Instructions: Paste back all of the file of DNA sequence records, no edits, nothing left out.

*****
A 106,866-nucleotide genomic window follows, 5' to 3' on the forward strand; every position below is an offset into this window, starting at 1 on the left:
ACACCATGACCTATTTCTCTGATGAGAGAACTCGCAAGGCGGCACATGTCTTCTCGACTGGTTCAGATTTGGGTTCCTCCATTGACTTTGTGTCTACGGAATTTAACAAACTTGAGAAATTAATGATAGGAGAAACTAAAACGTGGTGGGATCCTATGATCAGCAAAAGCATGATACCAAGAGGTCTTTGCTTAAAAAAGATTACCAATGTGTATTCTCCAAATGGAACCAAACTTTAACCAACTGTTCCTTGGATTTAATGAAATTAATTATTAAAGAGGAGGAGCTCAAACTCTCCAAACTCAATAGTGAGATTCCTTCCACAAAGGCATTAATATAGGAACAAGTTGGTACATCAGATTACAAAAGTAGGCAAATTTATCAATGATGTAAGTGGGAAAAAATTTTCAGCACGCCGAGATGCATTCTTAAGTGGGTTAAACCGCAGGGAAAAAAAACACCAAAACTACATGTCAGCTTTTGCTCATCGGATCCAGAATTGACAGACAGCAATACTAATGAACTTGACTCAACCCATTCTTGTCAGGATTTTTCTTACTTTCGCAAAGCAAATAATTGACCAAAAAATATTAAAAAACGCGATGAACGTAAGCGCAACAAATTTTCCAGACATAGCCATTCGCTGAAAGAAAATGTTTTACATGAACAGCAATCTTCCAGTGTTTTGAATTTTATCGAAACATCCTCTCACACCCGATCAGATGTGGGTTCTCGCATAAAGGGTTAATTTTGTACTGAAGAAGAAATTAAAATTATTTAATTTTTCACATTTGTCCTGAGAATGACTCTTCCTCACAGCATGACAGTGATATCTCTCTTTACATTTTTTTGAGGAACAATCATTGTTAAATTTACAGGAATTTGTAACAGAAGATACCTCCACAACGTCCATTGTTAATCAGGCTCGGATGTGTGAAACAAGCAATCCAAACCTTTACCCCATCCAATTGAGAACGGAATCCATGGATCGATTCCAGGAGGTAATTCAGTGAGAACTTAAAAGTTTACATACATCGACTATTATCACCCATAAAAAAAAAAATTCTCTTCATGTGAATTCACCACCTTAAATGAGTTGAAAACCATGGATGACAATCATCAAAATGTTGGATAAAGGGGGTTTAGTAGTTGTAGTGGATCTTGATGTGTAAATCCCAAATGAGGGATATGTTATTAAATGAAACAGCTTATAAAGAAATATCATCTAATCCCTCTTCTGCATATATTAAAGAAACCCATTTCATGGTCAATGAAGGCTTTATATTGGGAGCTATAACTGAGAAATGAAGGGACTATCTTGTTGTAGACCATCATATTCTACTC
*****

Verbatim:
A 106,866-nucleotide genomic window follows, 5' to 3' on the forward strand; every position below is an offset into this window, starting at 1 on the left:
ACACCATGACCTATTTCTCTGATGAGAGAACTCGCAAGGCGGCACATGTCTTCTCGACTGGTTCAGATTTGGGTTCCTCCATTGACTTTGTGTCTACGGAATTTAACAAACTTGAGAAATTAATGATAGGAGAAACTAAAACGTGGTGGGATCCTATGATCAGCAAAAGCATGATACCAAGAGGTCTTTGCTTAAAAAAGATTACCAATGTGTATTCTCCAAATGGAACCAAACTTTAACCAACTGTTCCTTGGATTTAATGAAATTAATTATTAAAGAGGAGGAGCTCAAACTCTCCAAACTCAATAGTGAGATTCCTTCCACAAAGGCATTAATATAGGAACAAGTTGGTACATCAGATTACAAAAGTAGGCAAATTTATCAATGATGTAAGTGGGAAAAAATTTTCAGCACGCCGAGATGCATTCTTAAGTGGGTTAAACCGCAGGGAAAAAAAACACCAAAACTACATGTCAGCTTTTGCTCATCGGATCCAGAATTGACAGACAGCAATACTAATGAACTTGACTCAACCCATTCTTGTCAGGATTTTTCTTACTTTCGCAAAGCAAATAATTGACCAAAAAATATTAAAAAACGCGATGAACGTAAGCGCAACAAATTTTCCAGACATAGCCATTCGCTGAAAGAAAATGTTTTACATGAACAGCAATCTTCCAGTGTTTTGAATTTTATCGAAACATCCTCTCACACCCGATCAGATGTGGGTTCTCGCATAAAGGGTTAATTTTGTACTGAAGAAGAAATTAAAATTATTTAATTTTTCACATTTGTCCTGAGAATGACTCTTCCTCACAGCATGACAGTGATATCTCTCTTTACATTTTTTTGAGGAACAATCATTGTTAAATTTACAGGAATTTGTAACAGAAGATACCTCCACAACGTCCATTGTTAATCAGGCTCGGATGTGTGAAACAAGCAATCCAAACCTTTACCCCATCCAATTGAGAACGGAATCCATGGATCGATTCCAGGAGGTAATTCAGTGAGAACTTAAAAGTTTACATACATCGACTATTATCACCCATAAAAAAAAAAATTCTCTTCATGTGAATTCACCACCTTAAATGAGTTGAAAACCATGGATGACAATCATCAAAATGTTGGATAAAGGGGGTTTAGTAGTTGTAGTGGATCTTGATGTGTAAATCCCAAATGAGGGATATGTTATTAAATGAAACAGCTTATAAAGAAATATCATCTAATCCCTCTTCTGCATATATTAAAGAAACCCATTTCATGGTCAATGAAGGCTTTATATTGGGAGCTATAACTGAGAAATGAAGGGACTATCTTGTTGTAGACCATCATATTCTACTC